Some jewels in the gem display of the Smithsonian Natural History Museum that I almost bought for Proud Rose! 😉
The largest single sheet of copper:
North of the National Archives Building.
In Connecticut at a farm restaurant, near a place we stayed (1700’s house without a single level board in sight!). Gorgeous rock walls, small fields, and trees everywhere!
Replica of the Mayflower in Plymouth, Massachusetts. Supposedly, the boat Columbus came over on was about the size of the smaller boats! The “ship” was tiny compared to what we thought it would be like!
A memorial put up by the Daughters of the American Revolution in memory of the pilgrim women.
Jabez Howland House. Established 1667, housed John Howland family.
Howland tour guide, showing Jay a “spoon” made out of a cow horn!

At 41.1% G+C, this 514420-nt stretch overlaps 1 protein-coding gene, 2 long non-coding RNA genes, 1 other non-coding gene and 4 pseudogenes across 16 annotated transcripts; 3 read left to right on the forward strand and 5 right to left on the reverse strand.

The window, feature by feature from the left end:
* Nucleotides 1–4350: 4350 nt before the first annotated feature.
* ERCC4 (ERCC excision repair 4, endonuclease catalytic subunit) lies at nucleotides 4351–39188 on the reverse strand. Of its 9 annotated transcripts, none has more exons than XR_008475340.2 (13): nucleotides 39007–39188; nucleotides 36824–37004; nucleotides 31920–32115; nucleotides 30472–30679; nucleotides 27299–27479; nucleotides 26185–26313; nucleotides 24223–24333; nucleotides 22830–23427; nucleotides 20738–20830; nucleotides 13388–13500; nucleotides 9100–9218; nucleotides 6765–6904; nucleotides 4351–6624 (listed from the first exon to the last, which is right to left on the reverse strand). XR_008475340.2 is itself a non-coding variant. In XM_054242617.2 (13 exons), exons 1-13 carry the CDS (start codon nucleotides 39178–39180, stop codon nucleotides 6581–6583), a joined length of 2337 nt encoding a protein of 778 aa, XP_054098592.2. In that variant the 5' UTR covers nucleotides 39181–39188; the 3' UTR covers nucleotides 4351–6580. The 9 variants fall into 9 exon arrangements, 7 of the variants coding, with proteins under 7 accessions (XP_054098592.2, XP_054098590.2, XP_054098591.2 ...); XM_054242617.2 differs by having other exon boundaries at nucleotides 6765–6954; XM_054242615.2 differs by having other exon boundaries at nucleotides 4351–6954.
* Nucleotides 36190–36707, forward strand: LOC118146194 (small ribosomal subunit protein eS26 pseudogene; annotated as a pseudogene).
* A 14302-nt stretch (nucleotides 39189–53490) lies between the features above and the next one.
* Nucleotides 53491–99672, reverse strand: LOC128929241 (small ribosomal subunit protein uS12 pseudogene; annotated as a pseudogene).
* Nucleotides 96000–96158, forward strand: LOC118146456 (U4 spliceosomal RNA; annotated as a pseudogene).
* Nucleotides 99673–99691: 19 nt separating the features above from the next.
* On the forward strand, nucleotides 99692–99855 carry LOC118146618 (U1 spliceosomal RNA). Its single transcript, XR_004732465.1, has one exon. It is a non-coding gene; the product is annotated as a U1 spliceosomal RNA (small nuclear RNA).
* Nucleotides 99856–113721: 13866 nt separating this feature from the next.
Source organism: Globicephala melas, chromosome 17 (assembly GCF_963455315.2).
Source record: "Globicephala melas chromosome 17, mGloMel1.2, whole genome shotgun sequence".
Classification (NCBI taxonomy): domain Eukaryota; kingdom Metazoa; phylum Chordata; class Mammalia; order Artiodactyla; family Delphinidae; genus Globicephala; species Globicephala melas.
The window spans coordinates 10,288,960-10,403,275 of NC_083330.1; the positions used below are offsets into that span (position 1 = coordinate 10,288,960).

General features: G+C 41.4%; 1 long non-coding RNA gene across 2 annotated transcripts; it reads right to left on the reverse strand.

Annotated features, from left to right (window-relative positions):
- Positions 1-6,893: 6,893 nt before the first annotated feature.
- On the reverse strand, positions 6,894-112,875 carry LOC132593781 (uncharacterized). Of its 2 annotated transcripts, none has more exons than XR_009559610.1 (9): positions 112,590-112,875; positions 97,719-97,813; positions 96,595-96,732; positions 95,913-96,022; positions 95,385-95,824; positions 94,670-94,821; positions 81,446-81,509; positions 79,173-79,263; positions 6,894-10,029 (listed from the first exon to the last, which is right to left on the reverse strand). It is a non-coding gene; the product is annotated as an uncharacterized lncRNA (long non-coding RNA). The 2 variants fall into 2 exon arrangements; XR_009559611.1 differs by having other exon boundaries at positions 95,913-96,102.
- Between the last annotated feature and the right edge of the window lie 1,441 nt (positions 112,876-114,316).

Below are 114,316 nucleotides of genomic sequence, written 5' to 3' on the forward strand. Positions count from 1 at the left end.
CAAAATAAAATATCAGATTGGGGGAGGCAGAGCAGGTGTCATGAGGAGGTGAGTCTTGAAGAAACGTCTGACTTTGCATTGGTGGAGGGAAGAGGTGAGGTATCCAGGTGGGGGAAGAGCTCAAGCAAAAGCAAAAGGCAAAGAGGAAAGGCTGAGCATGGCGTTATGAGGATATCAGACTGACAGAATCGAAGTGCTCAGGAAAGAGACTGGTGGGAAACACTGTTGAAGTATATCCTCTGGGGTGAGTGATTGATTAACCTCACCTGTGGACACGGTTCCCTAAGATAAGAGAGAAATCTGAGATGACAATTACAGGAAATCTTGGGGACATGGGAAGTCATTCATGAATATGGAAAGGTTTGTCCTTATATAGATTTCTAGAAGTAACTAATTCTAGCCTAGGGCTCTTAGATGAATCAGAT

Plimoth Colony (replica). The folks were in period costumes and spoke a deep accent of old English.
Louisa May Alcott’s “Orchard House”. She never married, and the home was kept up due to the huge amount of money she made from her book sales. The original home was actually two homes, and you can tell that scholarship and intellect were of more importance than do-it-yourself housework!
Bronson Alcott’s School of Philopsophy, just to the left of the home.
Walden Pond… Who ever called it a pond!? It’s a huge LAKE! But, very gorgeous, unadorned beaches.
A tombstone in Salem, Massachusetts. There is a Mayflower passenger buried here, and the graveyard is a great place to see the changes in history from 1650 to early 1900’s.
Yup, Jay just “had” to drive down INTO New York City! But, he had a lot of fun.